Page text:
Hong Kong to me is eating duck tongues in a local bar while drinking with a millionaire Chinese accountant and his brother, the coach of the world championship Kendo team. Really, that was my Friday night. It began as most of our group went out to celebrate our last night together. Through a deadly combination of many rounds of quarters (a drinking game that I am proud to say I was the first to teach our motley group of Australians and Canadians), followed by the graciousness and many beers of our new found Hong Kong friends, the night was a good one though this morning has been a bit rough.
Hong Kong is really an unusual place despite the 66 Starbucks locations and street signs in English (as well as Cantonese). And yes, we did actually visit a starbucks yesterday and I had a green tea frappacinno (I mean, we are in the land of tea here, though I must say it tasted the same as ever). Compared to the rest of China (and by the way, you do have to go through customs to get into Hong Kong), Hong Kong is super expensive – it is even expensive by our standards; we’re talking $3 for a can of coke. Coming from a place where your average meal is about $1.50, it is a big shock. I am staying on the mainland part of Hong Kong called Kowloon, which is separated from Hong Kong Island by a busy harbor. As you stare over the harbor on the Kowloon side, you see a skyline like nothing else I have ever been. It is truly amazing. The whole harbor as far as you can see in both directions is lined with skyscrapers. Most are covered with neon signs as well which light up in a fantastic display at 8 pm every evening.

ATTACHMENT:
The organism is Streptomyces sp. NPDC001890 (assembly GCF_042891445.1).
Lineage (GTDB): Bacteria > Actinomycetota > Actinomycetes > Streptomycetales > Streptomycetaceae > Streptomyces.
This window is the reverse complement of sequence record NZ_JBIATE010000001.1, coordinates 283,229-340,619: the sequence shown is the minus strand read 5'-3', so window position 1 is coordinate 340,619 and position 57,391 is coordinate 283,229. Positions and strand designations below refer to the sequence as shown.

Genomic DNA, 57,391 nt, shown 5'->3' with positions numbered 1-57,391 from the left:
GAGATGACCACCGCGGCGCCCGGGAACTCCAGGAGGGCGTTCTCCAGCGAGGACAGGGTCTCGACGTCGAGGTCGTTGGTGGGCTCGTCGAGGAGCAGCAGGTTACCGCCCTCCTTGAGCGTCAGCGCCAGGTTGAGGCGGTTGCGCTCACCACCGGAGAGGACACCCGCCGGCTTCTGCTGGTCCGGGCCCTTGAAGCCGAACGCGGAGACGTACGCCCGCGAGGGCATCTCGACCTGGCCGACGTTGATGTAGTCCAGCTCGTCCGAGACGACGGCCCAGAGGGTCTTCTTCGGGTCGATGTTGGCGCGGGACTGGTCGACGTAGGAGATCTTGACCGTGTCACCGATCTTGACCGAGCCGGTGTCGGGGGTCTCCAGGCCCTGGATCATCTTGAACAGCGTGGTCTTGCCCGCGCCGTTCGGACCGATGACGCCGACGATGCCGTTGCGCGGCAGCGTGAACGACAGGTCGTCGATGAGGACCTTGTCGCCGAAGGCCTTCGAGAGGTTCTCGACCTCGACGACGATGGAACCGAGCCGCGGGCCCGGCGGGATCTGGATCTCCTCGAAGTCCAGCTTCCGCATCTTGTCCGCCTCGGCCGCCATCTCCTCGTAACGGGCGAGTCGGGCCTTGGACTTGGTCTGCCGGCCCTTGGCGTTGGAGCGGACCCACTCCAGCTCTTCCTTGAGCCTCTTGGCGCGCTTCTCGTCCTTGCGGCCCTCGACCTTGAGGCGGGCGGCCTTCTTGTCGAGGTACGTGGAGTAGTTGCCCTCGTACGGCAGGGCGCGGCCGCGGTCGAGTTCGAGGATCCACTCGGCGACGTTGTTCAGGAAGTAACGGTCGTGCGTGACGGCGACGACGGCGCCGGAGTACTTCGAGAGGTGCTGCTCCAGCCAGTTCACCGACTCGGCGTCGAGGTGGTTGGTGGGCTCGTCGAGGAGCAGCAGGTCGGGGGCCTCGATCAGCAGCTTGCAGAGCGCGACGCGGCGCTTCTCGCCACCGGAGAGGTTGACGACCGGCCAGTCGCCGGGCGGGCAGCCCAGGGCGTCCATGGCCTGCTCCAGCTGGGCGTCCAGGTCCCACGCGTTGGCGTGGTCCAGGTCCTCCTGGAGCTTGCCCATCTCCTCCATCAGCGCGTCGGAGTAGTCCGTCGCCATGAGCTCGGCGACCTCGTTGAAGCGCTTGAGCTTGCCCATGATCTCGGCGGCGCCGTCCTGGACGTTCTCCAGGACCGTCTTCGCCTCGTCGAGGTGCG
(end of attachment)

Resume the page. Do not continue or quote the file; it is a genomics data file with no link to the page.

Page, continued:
Every time I see the Chicago skyline, I can’t help but wonder when there will be a DEMA building among those giants. I had very much the same feeling here. I am not talking about a sense of entitlement, more just of industrial zeal. It’s like if all of those guys can make it, I think I can too. Talking with my friends Ewen and Jason, they didn’t quite feel the same way – Jason would be happy with just the name of his tour company on top of one of those buildings and Ewen would be fine with eating in a restaurant in one of them, so I guess the building part is up to me. Well, we will have to see how close I come by the next time I am here.
In Hong Kong, there are people everywhere, which I guess is to be expected in a city of 15 million. Imagine the most crowded mall you have ever walked through, triple that number of people squishing all around you, and you will have maybe one of the small side streets here at an off time. I walked around this morning down the shopping district and there were literally 1 million people on the same side of the street as me. I know; I counted.
A small digression about our last days in Yangshuo…
All over china, we have seen the ubiquitous groups of Chinese tourists - huge swarms of people, all wearing red or yellow baseball hats, complete with a leader carrying a little flag on a stick. I had a revelation about these tourists on our last day in Yangshuo – you see them constantly riding down the streets of that relatively small town in these tiny electric buses taking in the sites. It is a very cool town with good nightlife, but I could never figure out what they were looking at, what they found so interesting. Finally, after seeing probably the 20th little bus ride by with a dozen Chinese tourists gawking at me, I realized… I am the attraction! They come to Yangshuo because it is a very western city with many foreign travelers. They had come to see westerners like me. That is a pretty shocking revelation to have – the fact that you could be a tourist attraction. It puts things in perspective a bit – think about that next time you head to the Wisconsin Dells.